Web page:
Creating a competitive EU post-Brexit

NEWS Published

BREXIT The British government is expected to trigger Article 50 in a few months and the ultimate effect on both Britain and the European Union are still largely unknown. Since the British referendum on the exit of the EU, intense discussions on the future UK-EU relationship have unfolded. What is missing from the debate is an emphasis on how to make sure EU competitiveness is strengthened in this period of political uncertainty.

Creating a competitive EU post-Brexit seminar

Creating a competitive EU post-Brexit seminar

The British government is expected to trigger Article 50 in a few months and the ultimate effect on both Britain and the European Union are still largely unknown.

Since the British referendum on the exit of the EU, intense discussions on the future UK-EU relationship have unfolded. What is missing from the debate is an emphasis on how to make sure EU competitiveness is strengthened in this period of political uncertainty. Britain’s pending departure from the Union makes the competitiveness of the remaining 27 countries crucial and cause for a more focused debate on how to make sure EU stays competitive and increases its strength as a global economic player.

In order to address this important topic, the Swedish Society for Business and Politics, SPN organised a debate between representatives from five of the largest political groups in the European Parliament on how to ensure EU competitiveness in the aftermath of Brexit.

Among the speakers were Gunnar Hökmark (EPP, SE), Hans Olaf Henkel (ECR, DE), Fredrick Federley (ALDE, SE), Philippe Lamberts (Greens, BE) and Marita Ulvskog (S&D, SE).

Philippe Lamberts, Belgian MEP from the Greens, underlined in his intervention that the EU has a vested interest to reach a good deal with the UK.

- We must not be punitive, but it would not be conducive for a good relation if the UK decides to create a tax haven 30 km from EU. If we look around ourselves, we have political unrest and threats in all directions, including political leaders in both east and west dead set to divide Europe. This, however, should help to pull ourselves together. In order to rekindle trust in the European project we must also remember the founding ideas of peace, extension of democracy and shared prosperity. As for competitiveness, UK will be sorely missed. We need now to be even more outward looking. We need to focus on high value competitiveness and out-innovate our competitors. One important area is devising innovative solutions on how to fit our way of living within the biophysical limits of the planet, he concluded.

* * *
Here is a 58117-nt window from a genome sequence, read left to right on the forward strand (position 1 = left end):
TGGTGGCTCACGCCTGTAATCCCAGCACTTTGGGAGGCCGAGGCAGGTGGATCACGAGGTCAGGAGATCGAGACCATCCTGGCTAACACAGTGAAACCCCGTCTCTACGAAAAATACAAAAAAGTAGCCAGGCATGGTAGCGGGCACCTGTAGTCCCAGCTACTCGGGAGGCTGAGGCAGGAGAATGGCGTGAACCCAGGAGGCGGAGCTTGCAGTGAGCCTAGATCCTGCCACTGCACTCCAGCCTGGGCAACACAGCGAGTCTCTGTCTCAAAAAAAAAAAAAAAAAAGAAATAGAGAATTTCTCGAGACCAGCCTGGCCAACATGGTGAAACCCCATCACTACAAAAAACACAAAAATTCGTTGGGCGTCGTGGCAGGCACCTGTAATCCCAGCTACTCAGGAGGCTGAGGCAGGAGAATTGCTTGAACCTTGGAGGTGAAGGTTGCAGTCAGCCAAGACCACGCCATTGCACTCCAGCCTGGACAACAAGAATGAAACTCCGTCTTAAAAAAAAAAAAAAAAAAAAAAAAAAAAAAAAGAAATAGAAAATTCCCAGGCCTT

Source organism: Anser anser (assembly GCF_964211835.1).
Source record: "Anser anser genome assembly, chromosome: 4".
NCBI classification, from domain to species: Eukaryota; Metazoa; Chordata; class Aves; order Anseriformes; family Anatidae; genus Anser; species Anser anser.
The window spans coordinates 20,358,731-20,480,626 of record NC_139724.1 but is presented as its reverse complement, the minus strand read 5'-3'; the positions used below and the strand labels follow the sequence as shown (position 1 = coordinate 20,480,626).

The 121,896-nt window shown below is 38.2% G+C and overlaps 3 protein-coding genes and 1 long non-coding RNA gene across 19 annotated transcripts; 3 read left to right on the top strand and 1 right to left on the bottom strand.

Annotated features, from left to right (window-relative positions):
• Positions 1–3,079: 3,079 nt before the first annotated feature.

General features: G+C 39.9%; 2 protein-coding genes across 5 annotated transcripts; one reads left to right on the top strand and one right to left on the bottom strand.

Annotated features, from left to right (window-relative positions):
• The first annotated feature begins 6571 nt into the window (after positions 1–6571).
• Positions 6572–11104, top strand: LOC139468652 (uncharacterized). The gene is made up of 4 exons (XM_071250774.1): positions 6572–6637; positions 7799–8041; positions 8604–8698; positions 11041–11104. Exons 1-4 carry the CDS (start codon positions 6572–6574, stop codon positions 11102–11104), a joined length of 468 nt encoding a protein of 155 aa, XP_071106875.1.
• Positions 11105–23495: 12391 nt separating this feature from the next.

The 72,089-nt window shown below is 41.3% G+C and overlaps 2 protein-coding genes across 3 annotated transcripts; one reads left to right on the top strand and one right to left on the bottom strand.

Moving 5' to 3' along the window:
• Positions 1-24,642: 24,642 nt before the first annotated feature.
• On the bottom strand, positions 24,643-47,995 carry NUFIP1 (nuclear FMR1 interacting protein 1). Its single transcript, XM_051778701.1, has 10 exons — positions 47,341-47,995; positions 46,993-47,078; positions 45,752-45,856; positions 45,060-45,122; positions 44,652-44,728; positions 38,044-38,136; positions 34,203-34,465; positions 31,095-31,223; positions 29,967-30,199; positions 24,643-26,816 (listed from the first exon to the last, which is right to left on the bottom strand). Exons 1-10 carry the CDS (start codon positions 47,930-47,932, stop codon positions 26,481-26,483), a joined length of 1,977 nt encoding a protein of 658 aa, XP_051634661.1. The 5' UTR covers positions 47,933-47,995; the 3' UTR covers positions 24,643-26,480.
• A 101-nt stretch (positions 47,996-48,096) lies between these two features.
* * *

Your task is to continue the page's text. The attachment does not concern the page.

Hans Olaf Henkel (DE) from the ECR group thought that the euro was partly to blame for a dwindling trust in the EU project in the UK and a reason for Brexit.

- Why was Brexit possible? Partly, because Europe had to save the euro, we had to centralise and harmonise policies and socialise of public debt and politicians such as Nigel Farage could point at a Europe that Britons didn’t want. Brexit is a qualified disaster for Europe. EU will suffer much more than UK. How to become more competitive? By competition! Some say Europe has done too little and too late, but in fact EU has done much too much to harmonise and centralise. Europe is a continent of diversity. We need more competition at all levels and between small units. Less Europe and not so fast, concluded Henkel.

Marita Ulvskog (SE) from the S&D group also believed the EU had to strive for a good deal with UK and avoid being punitive.

- We must discuss and find compromises with UK and focus on factual issues. But I can see problems with the their position on migration. Europe cannot and should not backtrack on its position. We need free movement and open labour markets, but with xenophobic and what I call fascist views on the rise, we also need regulations, especially those that protect wages and working conditions, said Ulvskog.

Fredrick Federley (SE) from the liberal ALDE group:

- I don’t want the centralist, super-state EU as advocated by some. My vision is a multilevel federalist EU of 28 member states. I am in favour of a strong European constitution. As for the effects of the Brexit, they will be particularly noticeable in the area of research and innovation and the Horizon 2020 programme, where the UK participation is crucial. At a more practical level, we need to reinforce implementation of EU rules, also in situation when the rules are formally implemented but not applied. We also need to be better in capitalising on inventions and innovations, said Federley.

Gunnar Hökmark (SE) representing the EPP group argued for a good and close relation with a post-Brexit UK as possible.

- Europe today is doing better than ever. Thanks to the European Union, we live in freedom, the iron curtain is gone, we have a bigger internal market than ever, open borders, more competition and less regulation than ever. Globally the number of people living in relative poverty is drastically shrinking. It is not the fault of the EU that the Italian economy has been overspending for 40 years, that Italy, Romania and Bulgaria are at the bottom of the league when it comes to digitalisation, that bureacracy and red tape in UK is higher than the EU average? No, but people need a scapegoat and that scapegoat is often the EU. Looking to the future we must strive for a good European partnership with UK and to enhance our presence as global trade partner, said Hökmark.

The seminar was led by Gunnar Hökmark, Member of the European Parliament for the EPP-group and president of SPN, the Swedish Society for Business and Politics. It was held in the Thon Hotel Renaissance in Brussels and gathered around 50 participants from European institutions, business organisations, trade unions, NGO’s and other stakeholders.

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